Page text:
Shamed TV star Rolf Harris 'writing song about accusers'



LONDON, UNITED KINGDOM- Disgraced veteran entertainer Rolf Harris, convicted for a string of sex assaults against girls, is writing a song about money-grabbing accusers, a British newspaper said Sunday.
Harris, 85, a household name for decades in Britain and his native Australia, said his song was driven by "inner rage" about the "injustice of it all".



The television star, artist and songwriter was jailed for five years and nine months in July last year.
He was found guilty of indecently assaulting four victims between 1969 and 1986, including the childhood best friend of his daughter Bindi.
The letter, which appeared in The Mail on Sunday newspaper, was reportedly written in February to a friend who was "so appalled at its contents" that he passed it to the weekly tabloid.
"At last after eight months inside, the inner rage has come to the fore. I've started writing a song about the injustice of it all," the letter said.
"I plan to record this the moment I get out towards the end of 2017," he wrote, envisaging a "country rock sound with a heavy backbeat".
It begins: "Climb up out of the woodwork babe, from 40 years ago,
"The climate's great in Britain now, for making loads of dough,
"You've festered down there long enough, time's right to grab your chance,
"Clap eyes on a rich celebrity and make the bastard dance."
The first chorus begins: "Make him squirm, slimy little woodworm".
One line reads: "Perhaps you believe you're pretty still, some perfumed sultry wench."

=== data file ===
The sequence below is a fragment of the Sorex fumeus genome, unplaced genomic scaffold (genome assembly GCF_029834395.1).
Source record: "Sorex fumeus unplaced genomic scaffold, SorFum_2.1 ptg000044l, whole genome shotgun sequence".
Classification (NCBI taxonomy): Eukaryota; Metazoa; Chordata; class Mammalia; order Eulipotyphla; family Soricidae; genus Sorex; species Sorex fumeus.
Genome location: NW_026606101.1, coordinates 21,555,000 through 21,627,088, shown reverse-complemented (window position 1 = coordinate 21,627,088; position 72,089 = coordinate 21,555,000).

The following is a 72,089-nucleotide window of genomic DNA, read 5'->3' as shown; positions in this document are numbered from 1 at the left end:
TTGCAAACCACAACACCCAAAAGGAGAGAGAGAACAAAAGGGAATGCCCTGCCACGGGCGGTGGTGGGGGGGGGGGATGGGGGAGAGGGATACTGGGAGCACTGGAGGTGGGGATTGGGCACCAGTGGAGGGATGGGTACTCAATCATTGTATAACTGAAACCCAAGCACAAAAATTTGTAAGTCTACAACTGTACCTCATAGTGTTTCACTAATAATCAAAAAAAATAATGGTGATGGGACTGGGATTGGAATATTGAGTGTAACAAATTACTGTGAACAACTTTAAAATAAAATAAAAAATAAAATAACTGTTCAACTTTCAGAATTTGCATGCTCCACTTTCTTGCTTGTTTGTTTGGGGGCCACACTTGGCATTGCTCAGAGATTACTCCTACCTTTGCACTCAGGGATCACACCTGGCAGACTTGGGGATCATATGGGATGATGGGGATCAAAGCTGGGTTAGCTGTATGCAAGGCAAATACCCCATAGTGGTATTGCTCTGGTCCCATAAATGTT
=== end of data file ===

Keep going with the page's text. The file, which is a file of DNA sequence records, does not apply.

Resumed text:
Other lines say: "Get your 50-year-old hooks into his dough.
"Come and join the feeding frenzy, girls."
Lawyer Liz Dux, who represented Harris's victims, said they would be "distraught" at the song, which showed he should be denied parole and be "made to serve his full sentence" in prison.
According to The Mail on Sunday, one of his victims said: "I am totally revolted by what he has written.
"He has shown no remorse and continues to think he can treat his victims like dirt. His arrogance is beyond belief. I am devastated by reading this and it will set back my recovery at a time when I am trying to rebuild my shattered life."
Harris was prosecuted as part of Operation Yewtree, which was set up in the wake of revelations that British TV presenter Jimmy Savile, a fellow major BBC star, was a prolific abuser.
Other celebrities have been convicted of historic sex offences as part of the operation.
Harris painted an 80th birthday portrait of Queen Elizabeth II in 2005 and took part in her diamond jubilee celebrations in 2012. He has been honoured by both Britain and Australia, though has since been stripped of his medals.
As a singer, he topped the Australian charts in 1960 with "Tie Me Kangaroo Down, Sport" and the British charts in 1969 with "Two Little Boys".
Media reports last month said England's state prosecutors were examining a file of further allegations against Harris.
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Tuesday, June 16th 2015
AFP
           


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